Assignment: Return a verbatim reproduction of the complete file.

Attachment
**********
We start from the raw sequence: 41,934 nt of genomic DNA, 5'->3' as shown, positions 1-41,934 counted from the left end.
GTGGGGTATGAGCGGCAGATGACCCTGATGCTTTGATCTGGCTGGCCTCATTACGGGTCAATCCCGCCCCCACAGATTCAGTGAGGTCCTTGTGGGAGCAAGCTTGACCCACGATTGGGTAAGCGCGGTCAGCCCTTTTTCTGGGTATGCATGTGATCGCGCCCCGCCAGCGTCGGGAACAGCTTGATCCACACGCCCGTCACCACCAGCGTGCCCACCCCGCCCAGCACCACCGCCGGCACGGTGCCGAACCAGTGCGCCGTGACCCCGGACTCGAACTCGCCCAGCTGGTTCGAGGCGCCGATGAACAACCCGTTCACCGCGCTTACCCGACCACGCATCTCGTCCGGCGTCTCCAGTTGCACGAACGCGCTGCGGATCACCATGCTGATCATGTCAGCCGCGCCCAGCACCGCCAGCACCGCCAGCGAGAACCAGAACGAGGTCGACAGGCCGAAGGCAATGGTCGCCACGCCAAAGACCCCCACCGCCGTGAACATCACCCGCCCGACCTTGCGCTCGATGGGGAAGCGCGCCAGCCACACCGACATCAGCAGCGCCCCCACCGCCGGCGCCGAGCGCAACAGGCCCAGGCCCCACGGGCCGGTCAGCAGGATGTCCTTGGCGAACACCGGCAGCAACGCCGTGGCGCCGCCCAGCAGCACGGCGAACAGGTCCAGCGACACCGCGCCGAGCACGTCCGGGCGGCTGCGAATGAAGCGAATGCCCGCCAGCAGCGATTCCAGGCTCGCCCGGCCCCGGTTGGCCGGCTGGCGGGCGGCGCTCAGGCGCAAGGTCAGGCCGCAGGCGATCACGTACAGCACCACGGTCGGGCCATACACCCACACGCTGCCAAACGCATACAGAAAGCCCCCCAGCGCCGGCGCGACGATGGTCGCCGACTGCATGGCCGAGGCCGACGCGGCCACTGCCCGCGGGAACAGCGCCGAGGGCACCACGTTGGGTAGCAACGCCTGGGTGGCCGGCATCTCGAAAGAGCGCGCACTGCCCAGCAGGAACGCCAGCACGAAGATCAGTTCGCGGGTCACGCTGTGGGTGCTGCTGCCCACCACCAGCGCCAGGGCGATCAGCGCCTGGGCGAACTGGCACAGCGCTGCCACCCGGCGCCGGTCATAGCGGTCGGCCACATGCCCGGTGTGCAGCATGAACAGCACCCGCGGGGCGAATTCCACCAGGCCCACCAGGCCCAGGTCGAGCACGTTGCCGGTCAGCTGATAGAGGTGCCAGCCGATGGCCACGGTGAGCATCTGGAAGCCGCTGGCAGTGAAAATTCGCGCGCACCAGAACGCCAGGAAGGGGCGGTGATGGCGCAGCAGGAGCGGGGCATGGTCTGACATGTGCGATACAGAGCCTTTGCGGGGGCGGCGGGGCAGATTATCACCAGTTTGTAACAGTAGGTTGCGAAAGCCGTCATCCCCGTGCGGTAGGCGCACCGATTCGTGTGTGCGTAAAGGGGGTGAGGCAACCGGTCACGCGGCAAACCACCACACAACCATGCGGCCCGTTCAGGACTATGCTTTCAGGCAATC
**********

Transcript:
We start from the raw sequence: 41,934 nt of genomic DNA, 5'->3' as shown, positions 1-41,934 counted from the left end.
GTGGGGTATGAGCGGCAGATGACCCTGATGCTTTGATCTGGCTGGCCTCATTACGGGTCAATCCCGCCCCCACAGATTCAGTGAGGTCCTTGTGGGAGCAAGCTTGACCCACGATTGGGTAAGCGCGGTCAGCCCTTTTTCTGGGTATGCATGTGATCGCGCCCCGCCAGCGTCGGGAACAGCTTGATCCACACGCCCGTCACCACCAGCGTGCCCACCCCGCCCAGCACCACCGCCGGCACGGTGCCGAACCAGTGCGCCGTGACCCCGGACTCGAACTCGCCCAGCTGGTTCGAGGCGCCGATGAACAACCCGTTCACCGCGCTTACCCGACCACGCATCTCGTCCGGCGTCTCCAGTTGCACGAACGCGCTGCGGATCACCATGCTGATCATGTCAGCCGCGCCCAGCACCGCCAGCACCGCCAGCGAGAACCAGAACGAGGTCGACAGGCCGAAGGCAATGGTCGCCACGCCAAAGACCCCCACCGCCGTGAACATCACCCGCCCGACCTTGCGCTCGATGGGGAAGCGCGCCAGCCACACCGACATCAGCAGCGCCCCCACCGCCGGCGCCGAGCGCAACAGGCCCAGGCCCCACGGGCCGGTCAGCAGGATGTCCTTGGCGAACACCGGCAGCAACGCCGTGGCGCCGCCCAGCAGCACGGCGAACAGGTCCAGCGACACCGCGCCGAGCACGTCCGGGCGGCTGCGAATGAAGCGAATGCCCGCCAGCAGCGATTCCAGGCTCGCCCGGCCCCGGTTGGCCGGCTGGCGGGCGGCGCTCAGGCGCAAGGTCAGGCCGCAGGCGATCACGTACAGCACCACGGTCGGGCCATACACCCACACGCTGCCAAACGCATACAGAAAGCCCCCCAGCGCCGGCGCGACGATGGTCGCCGACTGCATGGCCGAGGCCGACGCGGCCACTGCCCGCGGGAACAGCGCCGAGGGCACCACGTTGGGTAGCAACGCCTGGGTGGCCGGCATCTCGAAAGAGCGCGCACTGCCCAGCAGGAACGCCAGCACGAAGATCAGTTCGCGGGTCACGCTGTGGGTGCTGCTGCCCACCACCAGCGCCAGGGCGATCAGCGCCTGGGCGAACTGGCACAGCGCTGCCACCCGGCGCCGGTCATAGCGGTCGGCCACATGCCCGGTGTGCAGCATGAACAGCACCCGCGGGGCGAATTCCACCAGGCCCACCAGGCCCAGGTCGAGCACGTTGCCGGTCAGCTGATAGAGGTGCCAGCCGATGGCCACGGTGAGCATCTGGAAGCCGCTGGCAGTGAAAATTCGCGCGCACCAGAACGCCAGGAAGGGGCGGTGATGGCGCAGCAGGAGCGGGGCATGGTCTGACATGTGCGATACAGAGCCTTTGCGGGGGCGGCGGGGCAGATTATCACCAGTTTGTAACAGTAGGTTGCGAAAGCCGTCATCCCCGTGCGGTAGGCGCACCGATTCGTGTGTGCGTAAAGGGGGTGAGGCAACCGGTCACGCGGCAAACCACCACACAACCATGCGGCCCGTTCAGGACTATGCTTTCAGGCAATC